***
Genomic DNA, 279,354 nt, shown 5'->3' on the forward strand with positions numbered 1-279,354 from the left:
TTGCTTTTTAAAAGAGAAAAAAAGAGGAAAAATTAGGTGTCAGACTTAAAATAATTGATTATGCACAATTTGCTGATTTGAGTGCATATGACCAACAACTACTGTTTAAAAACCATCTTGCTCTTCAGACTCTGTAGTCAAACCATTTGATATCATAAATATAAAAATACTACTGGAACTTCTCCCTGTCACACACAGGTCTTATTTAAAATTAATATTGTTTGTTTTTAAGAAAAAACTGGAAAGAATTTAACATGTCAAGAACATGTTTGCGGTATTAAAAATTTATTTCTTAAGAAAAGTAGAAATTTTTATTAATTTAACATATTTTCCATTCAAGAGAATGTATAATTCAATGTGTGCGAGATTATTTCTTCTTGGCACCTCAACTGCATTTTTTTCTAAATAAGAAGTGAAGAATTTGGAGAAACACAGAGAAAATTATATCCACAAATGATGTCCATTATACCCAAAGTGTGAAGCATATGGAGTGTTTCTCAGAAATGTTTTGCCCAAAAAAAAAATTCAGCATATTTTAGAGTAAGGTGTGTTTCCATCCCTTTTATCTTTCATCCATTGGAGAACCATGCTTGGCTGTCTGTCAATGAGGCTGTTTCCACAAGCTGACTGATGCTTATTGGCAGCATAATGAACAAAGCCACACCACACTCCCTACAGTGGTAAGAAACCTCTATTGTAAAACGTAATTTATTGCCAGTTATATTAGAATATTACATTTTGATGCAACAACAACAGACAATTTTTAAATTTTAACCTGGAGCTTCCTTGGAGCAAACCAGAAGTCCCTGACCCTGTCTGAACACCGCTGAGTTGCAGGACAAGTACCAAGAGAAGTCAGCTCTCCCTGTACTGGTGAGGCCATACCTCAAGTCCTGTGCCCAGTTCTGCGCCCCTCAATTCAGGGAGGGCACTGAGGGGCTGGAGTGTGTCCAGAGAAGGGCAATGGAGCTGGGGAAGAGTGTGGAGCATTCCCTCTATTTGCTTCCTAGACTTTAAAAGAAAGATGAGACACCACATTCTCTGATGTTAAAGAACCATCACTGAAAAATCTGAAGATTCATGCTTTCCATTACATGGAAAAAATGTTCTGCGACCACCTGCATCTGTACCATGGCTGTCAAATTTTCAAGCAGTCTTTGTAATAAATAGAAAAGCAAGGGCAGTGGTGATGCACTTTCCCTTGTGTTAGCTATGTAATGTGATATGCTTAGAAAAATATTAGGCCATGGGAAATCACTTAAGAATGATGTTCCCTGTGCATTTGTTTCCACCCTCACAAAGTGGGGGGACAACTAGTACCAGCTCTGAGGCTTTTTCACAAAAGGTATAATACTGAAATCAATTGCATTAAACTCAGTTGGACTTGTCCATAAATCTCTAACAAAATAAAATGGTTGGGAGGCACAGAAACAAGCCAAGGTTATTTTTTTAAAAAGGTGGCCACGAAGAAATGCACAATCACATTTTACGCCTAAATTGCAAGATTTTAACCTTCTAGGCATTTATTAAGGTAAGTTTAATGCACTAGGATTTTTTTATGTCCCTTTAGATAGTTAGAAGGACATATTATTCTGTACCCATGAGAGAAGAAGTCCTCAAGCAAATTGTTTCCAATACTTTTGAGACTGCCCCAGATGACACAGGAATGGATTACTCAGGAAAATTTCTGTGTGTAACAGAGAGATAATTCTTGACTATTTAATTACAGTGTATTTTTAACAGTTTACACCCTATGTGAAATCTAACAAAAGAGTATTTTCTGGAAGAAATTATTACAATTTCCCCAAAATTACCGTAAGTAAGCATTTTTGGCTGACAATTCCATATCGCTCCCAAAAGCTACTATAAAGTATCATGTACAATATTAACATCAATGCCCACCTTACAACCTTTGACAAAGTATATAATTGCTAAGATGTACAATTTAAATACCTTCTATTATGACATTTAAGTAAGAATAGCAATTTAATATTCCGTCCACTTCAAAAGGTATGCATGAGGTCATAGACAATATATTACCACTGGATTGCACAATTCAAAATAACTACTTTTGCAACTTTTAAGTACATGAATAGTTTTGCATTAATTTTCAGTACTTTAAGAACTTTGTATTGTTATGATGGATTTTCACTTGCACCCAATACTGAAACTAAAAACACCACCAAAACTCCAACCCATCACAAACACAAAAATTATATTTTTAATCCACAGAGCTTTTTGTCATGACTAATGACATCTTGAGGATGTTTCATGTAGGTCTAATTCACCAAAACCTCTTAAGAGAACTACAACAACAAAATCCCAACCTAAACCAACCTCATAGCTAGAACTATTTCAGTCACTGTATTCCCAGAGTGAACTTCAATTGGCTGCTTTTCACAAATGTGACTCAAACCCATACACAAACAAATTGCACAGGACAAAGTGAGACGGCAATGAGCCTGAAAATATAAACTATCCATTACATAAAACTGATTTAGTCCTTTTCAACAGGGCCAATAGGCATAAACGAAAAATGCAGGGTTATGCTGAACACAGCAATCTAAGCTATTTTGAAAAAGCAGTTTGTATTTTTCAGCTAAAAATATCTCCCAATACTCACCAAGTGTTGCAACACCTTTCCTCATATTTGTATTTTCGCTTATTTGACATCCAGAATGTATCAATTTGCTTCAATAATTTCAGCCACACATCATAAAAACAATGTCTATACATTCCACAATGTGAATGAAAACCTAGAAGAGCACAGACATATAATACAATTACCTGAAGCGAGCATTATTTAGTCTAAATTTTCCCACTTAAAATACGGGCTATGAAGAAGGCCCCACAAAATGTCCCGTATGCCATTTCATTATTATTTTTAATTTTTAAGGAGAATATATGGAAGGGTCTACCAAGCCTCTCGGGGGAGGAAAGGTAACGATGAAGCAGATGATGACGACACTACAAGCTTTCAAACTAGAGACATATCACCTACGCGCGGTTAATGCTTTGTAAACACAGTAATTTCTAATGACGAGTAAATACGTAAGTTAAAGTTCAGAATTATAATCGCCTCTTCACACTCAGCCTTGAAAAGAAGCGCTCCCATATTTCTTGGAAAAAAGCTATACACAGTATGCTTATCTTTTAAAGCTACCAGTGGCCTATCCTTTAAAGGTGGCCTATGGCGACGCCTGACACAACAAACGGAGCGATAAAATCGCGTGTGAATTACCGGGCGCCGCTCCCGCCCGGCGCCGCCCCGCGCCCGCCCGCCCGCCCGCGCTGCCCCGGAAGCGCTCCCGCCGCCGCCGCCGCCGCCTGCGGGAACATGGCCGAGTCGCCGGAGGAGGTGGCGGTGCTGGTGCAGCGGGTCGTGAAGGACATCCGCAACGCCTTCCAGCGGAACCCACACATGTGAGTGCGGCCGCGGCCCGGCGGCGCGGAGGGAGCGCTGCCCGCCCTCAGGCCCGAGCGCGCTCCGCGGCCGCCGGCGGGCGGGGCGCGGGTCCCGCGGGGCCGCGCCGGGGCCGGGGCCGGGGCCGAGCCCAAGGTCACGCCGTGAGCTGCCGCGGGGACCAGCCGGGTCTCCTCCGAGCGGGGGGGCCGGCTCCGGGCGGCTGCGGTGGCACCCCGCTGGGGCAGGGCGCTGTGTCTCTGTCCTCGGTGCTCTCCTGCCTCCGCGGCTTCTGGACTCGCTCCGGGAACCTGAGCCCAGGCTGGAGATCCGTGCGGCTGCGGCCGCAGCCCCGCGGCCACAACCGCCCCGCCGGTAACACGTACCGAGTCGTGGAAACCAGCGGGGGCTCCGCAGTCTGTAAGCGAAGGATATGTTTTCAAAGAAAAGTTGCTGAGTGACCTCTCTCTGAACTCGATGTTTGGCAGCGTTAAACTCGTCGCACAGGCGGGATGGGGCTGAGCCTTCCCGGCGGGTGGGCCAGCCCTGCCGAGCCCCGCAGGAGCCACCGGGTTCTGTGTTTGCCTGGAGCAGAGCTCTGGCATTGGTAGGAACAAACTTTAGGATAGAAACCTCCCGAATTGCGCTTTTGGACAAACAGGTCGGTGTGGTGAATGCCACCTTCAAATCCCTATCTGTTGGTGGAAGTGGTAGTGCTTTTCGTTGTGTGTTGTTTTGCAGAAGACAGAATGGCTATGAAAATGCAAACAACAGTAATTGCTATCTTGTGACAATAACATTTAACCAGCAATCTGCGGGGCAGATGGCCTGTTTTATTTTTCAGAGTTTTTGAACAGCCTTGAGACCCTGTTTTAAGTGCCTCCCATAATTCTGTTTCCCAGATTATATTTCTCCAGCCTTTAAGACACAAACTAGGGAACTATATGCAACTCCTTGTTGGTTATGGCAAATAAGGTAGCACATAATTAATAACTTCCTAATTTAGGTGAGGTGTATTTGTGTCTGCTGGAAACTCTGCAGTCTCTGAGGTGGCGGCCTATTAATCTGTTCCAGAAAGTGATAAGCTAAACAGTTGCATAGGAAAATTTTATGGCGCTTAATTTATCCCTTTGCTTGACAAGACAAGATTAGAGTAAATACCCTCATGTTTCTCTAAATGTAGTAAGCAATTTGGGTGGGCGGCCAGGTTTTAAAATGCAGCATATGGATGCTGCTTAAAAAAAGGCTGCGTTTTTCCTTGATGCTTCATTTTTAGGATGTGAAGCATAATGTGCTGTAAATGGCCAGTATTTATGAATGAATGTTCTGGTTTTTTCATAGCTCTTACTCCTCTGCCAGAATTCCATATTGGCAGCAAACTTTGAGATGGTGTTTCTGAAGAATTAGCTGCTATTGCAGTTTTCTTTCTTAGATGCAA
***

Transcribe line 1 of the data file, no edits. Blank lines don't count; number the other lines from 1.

Genomic DNA, 279,354 nt, shown 5'->3' on the forward strand with positions numbered 1-279,354 from the left: